What’s Really in the GOP Tax Plan?

On Thursday, the House Republicans of the 115th Congress released the most comprehensive tax reform proposed since President Reagan was in office. The Chairman of the House Ways and Means Committee, Representative Kevin Brady (R-TX), took the reigns of reforming our outdated and complex tax codes with the Tax Cuts and Jobs Act. Speaker of the House Paul Ryan (R-WI) pitched the plan Thursday as a much needed economic aid for the middle class.

The bill is intended to raise up the middle class and bolster economic growth in the United States. This legislation will begin its journey to the desk of President Trump, beginning this week in the House and Ways Committee for initial adjustments. Congressional Republicans seems hopeful that they’ll be able to get the legislation passed and signed before the December recess.

The Republican plan is aimed at a simplification of the tax code with substantial, much needed tax cuts for average Americans. The proposed legislation is as follows:

  • Trims the U.S. tax brackets down from 7 to 4
    • 12% for the first $45,000 of taxable income for individuals; $90,000 for married couples filing jointly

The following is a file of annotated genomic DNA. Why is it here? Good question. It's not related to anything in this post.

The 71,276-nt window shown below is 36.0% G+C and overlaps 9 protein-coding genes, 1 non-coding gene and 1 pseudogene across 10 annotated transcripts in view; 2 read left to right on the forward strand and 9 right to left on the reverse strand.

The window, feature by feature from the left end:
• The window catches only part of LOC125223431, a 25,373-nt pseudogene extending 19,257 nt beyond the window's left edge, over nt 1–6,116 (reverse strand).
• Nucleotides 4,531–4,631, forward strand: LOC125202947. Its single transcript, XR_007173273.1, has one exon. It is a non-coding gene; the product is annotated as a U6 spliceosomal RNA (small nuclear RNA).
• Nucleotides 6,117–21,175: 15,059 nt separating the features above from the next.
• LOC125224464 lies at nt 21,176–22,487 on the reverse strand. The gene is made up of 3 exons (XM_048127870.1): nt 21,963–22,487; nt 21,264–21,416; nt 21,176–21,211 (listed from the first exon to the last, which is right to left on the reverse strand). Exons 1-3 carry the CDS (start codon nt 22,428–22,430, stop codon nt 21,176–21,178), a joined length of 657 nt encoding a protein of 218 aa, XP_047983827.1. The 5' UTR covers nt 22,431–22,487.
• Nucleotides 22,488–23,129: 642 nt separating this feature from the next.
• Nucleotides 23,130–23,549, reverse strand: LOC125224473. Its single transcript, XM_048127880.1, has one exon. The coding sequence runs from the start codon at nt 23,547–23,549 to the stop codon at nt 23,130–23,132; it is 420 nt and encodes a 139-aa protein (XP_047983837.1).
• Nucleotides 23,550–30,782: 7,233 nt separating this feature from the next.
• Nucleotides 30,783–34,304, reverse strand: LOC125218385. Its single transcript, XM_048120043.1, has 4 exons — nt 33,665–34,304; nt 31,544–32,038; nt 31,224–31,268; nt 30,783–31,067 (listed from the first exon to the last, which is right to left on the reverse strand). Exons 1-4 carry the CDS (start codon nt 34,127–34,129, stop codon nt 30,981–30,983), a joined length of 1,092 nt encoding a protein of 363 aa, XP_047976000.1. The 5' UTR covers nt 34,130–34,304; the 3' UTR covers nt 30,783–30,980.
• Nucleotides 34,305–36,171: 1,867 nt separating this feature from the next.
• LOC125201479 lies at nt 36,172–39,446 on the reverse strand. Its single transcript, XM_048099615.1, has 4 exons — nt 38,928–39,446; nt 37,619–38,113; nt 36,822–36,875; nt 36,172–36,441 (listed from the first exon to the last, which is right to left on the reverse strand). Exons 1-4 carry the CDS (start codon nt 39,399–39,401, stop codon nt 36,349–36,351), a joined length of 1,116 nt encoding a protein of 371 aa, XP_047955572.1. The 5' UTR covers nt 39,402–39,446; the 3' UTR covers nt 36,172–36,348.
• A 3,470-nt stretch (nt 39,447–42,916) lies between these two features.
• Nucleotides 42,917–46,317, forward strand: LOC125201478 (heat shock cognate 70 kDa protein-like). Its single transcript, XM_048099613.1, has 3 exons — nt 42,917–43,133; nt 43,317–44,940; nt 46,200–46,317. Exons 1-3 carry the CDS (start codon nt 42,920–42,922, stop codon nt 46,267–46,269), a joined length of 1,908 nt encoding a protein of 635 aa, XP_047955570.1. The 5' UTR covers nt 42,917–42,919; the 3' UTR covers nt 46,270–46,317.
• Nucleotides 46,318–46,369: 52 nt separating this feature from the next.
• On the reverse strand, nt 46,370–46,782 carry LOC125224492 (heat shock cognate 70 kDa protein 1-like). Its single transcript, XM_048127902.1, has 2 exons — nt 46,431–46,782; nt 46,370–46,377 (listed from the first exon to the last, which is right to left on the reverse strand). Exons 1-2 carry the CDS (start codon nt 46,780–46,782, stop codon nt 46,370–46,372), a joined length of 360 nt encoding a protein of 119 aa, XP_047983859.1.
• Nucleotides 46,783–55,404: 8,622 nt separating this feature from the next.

• 25% begins at $45,000 for individuals; $90,000 for couples
    • 35% begins at $200,000 for individuals; $260,000 for couples
    • 39.6% begins at $500,000 for individuals; $1 million for couples
  • Nearly doubles the standard deduction from $6,350 to $12,000 for unmarried individuals and from $12,700 to $24,000 for married couples filing jointly
  • Cuts the corporate tax rate from 35% to 20%
  • Repeals state and local tax deductions
  • Limits itemized property tax deductions to $10,000
  • For homeowners, caps the mortgage deduction at $500,000 (down from $1 million)
  • Preserves 401(k)s and IRAs for retirement
  • Eliminates the personal exemption ($4,050 for yourself, spouse, and each dependent)
  • Expands the child tax credit from $1,000 to $1,600 with an additional $300 for each parent & non-child dependent
  • Keeps the current top tax rate for the highest earners at 39.6%
  • Raises the minimum to pay on estate taxes from $5.49 million to 11.2 million, keeping the tax rate of 40% with plans to repeal the estate tax entirely by 2024
  • Allows 90% of Americans to be able to file their taxes on a postcard

While this overhaul of our current tax code seems to have the support of most Congressional Republicans, the legislative process on display so far this years means that there are no guarantees. With Senate Minority Leader Chuck Schumer (D-NY) claiming he won’t rest until the bill dies, only time will tell if Republicans are actually able to use their majorities in both houses of Congress to promote their agenda in a meaningful and tangible way.

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